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TUC to Government: targets are bad. And so are contract terms, markets, competition and choice.

One of the delights of our time is that the TUC and other mastodons can bellow out from the primeval swamp and scarcely anyone pays a blind bit of notice. How very different from the greatly unmissed 1970s and early 1980s.

However, they are still howling in the wilderness, and they have just come up with this "ministers should stop saying that reform is necessary because public services are failing as it damages morale and causes resentment, especially at a time when the Government is trying to keep public sector pay rises below inflation".

And here's the TUC's plan, with my helpful comments in italics:

* reducing top down performance management targets and instead giving services flexibility about how they meet service standards; (Let the public sector do whatever it wants and follow its own agenda, that of serving itself)

* accepting that the public sector ethos cannot be safeguarded by writing terms and conditions into contracts with private suppliers; (So contracts involving the private sector are not upheld in the courts? News to me)

* rejecting the use of market mechanisms and accepting that a plurality of suppliers fragments public services, replacing collaboration and partnership with competition; (When the private sector acts in 'collaboration and partnership' rather than competition it is called a cartel and involves retraint of trade....)

* rethinking the approach to giving users choice in public services, so that users are given the choices that they want to exercise rather than using choice as a quasi-market-mechanism to pit providers against each other; (And how is choice to be exercised if users do not have the opportunity to define it either through the ballot box or voting with their wallets?) and,

* strengthening the capacity of public services to improve by boosting the skills of the workforce and involving staff in change. (Lots of days off for 'training', pay rises across the board, reduced hours, longer holidays, beer, skittles etc etc)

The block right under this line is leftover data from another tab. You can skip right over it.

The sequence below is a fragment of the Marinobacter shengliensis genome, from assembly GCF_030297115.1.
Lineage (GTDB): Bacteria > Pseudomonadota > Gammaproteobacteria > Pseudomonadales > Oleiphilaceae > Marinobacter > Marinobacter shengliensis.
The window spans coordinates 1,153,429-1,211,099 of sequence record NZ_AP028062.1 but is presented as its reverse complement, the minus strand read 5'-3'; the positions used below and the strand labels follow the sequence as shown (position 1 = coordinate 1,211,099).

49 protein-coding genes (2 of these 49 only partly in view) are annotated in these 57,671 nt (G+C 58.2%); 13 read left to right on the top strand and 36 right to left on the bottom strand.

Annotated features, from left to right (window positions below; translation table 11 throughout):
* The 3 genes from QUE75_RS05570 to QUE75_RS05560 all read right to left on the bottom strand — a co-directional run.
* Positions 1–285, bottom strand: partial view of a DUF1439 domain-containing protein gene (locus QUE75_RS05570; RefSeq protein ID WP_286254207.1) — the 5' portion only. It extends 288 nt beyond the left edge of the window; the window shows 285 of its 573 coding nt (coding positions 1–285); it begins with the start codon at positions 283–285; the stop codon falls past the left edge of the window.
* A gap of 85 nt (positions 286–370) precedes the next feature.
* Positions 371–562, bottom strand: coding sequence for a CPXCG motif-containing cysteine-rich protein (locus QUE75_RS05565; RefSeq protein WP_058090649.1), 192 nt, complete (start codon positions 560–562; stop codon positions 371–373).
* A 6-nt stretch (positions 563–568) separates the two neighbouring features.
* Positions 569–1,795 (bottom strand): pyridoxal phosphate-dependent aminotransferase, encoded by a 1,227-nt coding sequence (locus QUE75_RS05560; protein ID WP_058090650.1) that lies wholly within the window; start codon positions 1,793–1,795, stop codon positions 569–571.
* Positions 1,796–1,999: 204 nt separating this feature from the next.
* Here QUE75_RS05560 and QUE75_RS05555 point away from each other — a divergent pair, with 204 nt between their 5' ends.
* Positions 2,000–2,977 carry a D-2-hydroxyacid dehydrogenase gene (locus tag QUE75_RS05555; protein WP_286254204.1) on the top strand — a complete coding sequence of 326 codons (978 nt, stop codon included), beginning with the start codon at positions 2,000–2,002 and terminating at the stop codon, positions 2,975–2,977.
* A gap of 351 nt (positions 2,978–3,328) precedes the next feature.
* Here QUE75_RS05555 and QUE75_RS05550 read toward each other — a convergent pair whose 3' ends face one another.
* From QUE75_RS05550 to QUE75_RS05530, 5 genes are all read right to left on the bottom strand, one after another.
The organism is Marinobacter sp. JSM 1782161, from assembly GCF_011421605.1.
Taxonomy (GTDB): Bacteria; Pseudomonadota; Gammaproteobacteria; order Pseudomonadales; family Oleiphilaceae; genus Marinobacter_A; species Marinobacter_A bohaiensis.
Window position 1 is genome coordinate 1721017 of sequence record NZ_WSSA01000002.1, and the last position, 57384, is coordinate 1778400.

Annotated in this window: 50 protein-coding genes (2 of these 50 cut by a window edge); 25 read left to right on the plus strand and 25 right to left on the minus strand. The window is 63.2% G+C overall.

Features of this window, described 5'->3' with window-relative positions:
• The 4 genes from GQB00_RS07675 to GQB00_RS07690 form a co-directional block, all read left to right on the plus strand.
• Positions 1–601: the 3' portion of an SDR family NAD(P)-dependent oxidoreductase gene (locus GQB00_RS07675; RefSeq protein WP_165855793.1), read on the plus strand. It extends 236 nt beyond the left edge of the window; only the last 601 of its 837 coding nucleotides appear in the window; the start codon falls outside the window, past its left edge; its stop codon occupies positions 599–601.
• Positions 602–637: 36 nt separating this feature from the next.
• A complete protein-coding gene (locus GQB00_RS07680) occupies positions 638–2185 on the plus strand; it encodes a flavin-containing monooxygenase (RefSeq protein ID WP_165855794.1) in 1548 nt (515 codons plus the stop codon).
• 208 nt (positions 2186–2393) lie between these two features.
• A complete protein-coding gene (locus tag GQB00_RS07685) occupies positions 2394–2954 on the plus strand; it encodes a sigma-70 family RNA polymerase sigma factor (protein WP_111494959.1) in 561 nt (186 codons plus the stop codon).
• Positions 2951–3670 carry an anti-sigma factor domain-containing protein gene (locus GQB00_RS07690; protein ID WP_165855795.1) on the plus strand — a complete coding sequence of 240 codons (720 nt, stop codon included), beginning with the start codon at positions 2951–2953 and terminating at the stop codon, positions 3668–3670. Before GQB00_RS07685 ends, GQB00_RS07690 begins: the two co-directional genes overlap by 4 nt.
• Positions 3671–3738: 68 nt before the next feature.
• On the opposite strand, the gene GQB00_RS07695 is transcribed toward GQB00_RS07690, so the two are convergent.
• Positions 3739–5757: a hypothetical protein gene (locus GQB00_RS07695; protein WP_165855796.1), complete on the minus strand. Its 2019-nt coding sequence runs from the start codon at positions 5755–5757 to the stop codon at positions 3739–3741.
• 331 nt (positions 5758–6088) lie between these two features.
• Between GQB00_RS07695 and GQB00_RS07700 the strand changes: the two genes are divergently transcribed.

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Anonymous Anonymous said... 10:31 am

This is great stuff C. These trade unionists have really come back in the past few years. Still however they lack any sense of economic literacy as you prove above.

I would draw your attentiont to the current BA dispute. The unions here are arguing about how many extra days sick staff can have off over the current 12. They are doing this by arguing about what illnesses count as 'extra' sick.

The mind boggles and I feel for the BA management as much as Verity and others dislike them.

I find it amazing that Unions have regained this power after all the hard work to bring them to heel.  



Anonymous Anonymous said... 10:58 am

No no no ..oh dear just when I am looking forward to my daily fix of the doings of mad Greek Monks you go and hit me with this quality shit.

Seriously great post C. I have been saying for ages that if you thought old Labour was dead you need to talk to local activists and it is clearly alive and well.

Do you remeber what an issue it was back in the day , that the Labs were run and funded by the unions .In all the furore about funding it appears to be forgotten that this absurdity continues.
We tend to think of the encraochment of elf and safety as emanating from the EU and Whitehall but the Unions are also pushing it as a way of doing less for the same . Same with working practices of all sorts .

( Of course this has the usual effect on emplyment disguised by cheap imported Labour ).

I am expecting more strikes in the protected Public Sector especially . The worst Union of all is called the BMA and haven`t they flexed some muscle .

Cuty (un)Slicker , as ever , says it better and shorter than me . Quite agree CU .

One of your best for ages C  



Blogger Croydonian said... 11:22 am

One of the few things Thatcher got very, very wrong was referring to the dockers as the last bastion of restrictive practices. The BMA, the Bar etc etc are middle class trade unions and have privileges and feather bedding that manual unions can only dream of.  



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